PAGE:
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All opinions are subject to modification and technical correction prior to official publication in the North Carolina Reports and North Carolina Court of Appeals Reports. In the event of discrepancies between the electronic version of an opinion and the print version appearing in the North Carolina Reports and North Carolina Court of Appeals Reports, the latest print version is to be considered authoritative.

NO. COA02-1218

NORTH CAROLINA COURT OF APPEALS

Filed: 3 June 2003

CITY OF CHARLOTTE, NORTH CAROLINA,
            Plaintiff,
v
    
PATRICIA E. KING,
            Defendant.

    Appeal by plaintiff from judgment entered 7 May 2002 by Judge Nancy Black Norelli, District Court, Mecklenburg County. Heard in the Court of Appeals 13 May 2003.

    Helms, Henderson & Associates, P.A., by Christian R. Troy, for plaintiff-appellant.

    William D. McNaull, Jr. for defendant-appellee.

    WYNN, Judge.

    Under Section 11-35(b) of the Charlotte Housing Code, the City of Charlotte may fine an owner of a substandard dwelling who fails to comply with an order of the code enforcement official to repair or demolish the dwelling. In this case, the trial court concluded that the City of Charlotte improperly imposed a fine on Patricia E. King (a non-occupant owner of a substandard dwelling) because “the penalty imposed by Section 11-35(b) of the Code applies only to dwellings which are occupied by a non-owner.” Because Section 11- 35(b) allows the city to impose civil penalties for noncompliance of its orders without regard to whether the dwelling is occupied, we reverse the trial court's order and remand for further proceedings.
    Briefly stated, Ms. King failed to comply with an order underSection 11-35(b) to either repair or demolish a dwelling that she owned on or before 22 December 1996. Ms. King did not use this unoccupied house as her principal residence. Apparently, the City of Charlotte granted Ms. King several extensions leading to a completion of the repairs on 17 June 1998. Nonetheless, the City of Charlotte imposed a civil penalty of $5500 which represented a fine for each day of delay from the date of the initial order until the repairs were completed. Thereafter, the City of Charlotte brought an action to recover the penalty. After the trial court found in Ms. King's favor, the City of Charlotte appealed contending that the trial court erroneously concluded “the penalty imposed by Section 11-35(b) of the Code [of the City of Charlotte] applies only to dwellings which are occupied by a non-owner.” Upon our de novo review of this matter, we agree with the City of Charlotte. Overton v. Camden County, ___ N.C. App. ___, 574 S.E.2d 157, 160 (2002) (stating the proper interpretation of an ordinance is a question of law requiring de novo review).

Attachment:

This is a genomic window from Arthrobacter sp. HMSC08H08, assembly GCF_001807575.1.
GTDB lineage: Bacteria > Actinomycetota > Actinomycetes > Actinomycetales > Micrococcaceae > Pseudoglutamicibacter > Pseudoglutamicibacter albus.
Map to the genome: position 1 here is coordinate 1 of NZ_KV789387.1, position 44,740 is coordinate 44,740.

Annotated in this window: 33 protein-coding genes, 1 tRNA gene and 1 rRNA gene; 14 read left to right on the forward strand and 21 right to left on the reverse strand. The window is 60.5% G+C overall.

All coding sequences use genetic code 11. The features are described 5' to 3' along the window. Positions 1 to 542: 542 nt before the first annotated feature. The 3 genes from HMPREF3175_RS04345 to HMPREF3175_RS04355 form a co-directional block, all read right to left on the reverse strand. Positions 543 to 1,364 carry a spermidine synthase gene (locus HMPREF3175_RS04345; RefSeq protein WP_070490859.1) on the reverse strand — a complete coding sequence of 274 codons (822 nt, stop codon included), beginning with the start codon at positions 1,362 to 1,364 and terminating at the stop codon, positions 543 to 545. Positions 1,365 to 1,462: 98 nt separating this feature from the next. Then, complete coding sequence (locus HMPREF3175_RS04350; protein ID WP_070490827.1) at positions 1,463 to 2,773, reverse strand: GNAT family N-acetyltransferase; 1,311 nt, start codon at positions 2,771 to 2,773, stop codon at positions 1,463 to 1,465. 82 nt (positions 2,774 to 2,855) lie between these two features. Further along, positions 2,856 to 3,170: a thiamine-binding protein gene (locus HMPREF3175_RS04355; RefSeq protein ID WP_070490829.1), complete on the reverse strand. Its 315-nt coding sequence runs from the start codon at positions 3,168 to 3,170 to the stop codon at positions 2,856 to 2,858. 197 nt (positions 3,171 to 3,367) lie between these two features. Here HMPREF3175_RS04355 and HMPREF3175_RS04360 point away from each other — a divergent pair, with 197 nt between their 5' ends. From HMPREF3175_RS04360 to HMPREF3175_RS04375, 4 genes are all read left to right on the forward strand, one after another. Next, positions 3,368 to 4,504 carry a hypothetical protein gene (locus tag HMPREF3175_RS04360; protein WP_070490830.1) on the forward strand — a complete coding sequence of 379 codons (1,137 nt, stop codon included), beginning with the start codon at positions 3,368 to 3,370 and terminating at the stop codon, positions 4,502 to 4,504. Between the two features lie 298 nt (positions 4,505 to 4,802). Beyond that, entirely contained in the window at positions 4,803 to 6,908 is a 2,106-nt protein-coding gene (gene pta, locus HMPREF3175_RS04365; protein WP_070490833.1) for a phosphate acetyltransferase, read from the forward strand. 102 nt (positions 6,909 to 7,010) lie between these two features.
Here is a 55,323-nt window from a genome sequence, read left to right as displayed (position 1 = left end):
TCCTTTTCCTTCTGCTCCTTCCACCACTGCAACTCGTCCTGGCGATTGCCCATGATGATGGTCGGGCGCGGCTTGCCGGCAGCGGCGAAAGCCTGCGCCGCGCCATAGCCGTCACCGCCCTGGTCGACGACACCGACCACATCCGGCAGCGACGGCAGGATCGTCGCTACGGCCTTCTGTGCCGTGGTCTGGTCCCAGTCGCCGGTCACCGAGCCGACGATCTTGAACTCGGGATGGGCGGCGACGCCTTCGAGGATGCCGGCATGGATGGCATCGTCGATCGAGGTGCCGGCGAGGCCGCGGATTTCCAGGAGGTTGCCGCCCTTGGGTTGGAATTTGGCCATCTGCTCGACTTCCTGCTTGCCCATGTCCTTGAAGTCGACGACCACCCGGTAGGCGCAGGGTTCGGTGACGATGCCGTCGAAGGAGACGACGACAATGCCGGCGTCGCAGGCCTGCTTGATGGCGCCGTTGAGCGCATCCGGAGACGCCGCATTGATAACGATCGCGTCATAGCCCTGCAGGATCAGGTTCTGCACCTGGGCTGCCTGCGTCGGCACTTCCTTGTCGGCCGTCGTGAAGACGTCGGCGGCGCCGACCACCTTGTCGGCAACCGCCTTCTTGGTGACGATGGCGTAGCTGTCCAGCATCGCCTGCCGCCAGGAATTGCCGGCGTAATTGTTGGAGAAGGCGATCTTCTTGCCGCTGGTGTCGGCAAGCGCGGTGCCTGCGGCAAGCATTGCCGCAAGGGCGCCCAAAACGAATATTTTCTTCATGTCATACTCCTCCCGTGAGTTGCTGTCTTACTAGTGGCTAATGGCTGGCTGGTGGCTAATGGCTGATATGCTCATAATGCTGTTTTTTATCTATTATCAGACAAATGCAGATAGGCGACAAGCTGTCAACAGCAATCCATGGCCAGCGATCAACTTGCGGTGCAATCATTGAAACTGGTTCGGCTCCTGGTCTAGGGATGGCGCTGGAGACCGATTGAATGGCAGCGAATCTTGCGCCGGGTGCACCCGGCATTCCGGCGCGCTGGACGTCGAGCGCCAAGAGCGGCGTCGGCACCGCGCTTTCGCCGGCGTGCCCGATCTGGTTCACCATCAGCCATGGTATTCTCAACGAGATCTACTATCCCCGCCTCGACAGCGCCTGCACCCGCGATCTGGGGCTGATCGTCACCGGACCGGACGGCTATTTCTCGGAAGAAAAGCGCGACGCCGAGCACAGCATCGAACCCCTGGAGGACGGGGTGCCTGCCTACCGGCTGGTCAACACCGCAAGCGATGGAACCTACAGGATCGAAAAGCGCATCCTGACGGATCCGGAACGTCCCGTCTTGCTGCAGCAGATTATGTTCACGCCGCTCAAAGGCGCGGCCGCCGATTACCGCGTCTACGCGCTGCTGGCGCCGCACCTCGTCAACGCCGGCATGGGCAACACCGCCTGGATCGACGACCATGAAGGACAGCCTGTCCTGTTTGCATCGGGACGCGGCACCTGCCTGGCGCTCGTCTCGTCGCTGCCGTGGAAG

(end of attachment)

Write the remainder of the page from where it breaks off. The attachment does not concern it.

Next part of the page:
Under Section 11-35(b) of the Charlotte Housing Code:
        Any owner of a dwelling, except an owner who occupies the dwelling as his principal place of residence, who fails to comply with an order of the code enforcement official to repair, alter or improve the dwelling or to vacate and close and remove or demolish the dwelling, within the time specified in the order, shall be subject to a civil penalty in the amount of one hundred dollars ($100.00) for the first day of noncompliance and ten dollars ($10.00) for each day thereafter until the dwelling is brought into compliance with the order. The civil penalty may be recovered by the city in a civil action in the nature of debt if the owner does not pay the same within thirty (30) days after the initial day ofnoncompliance.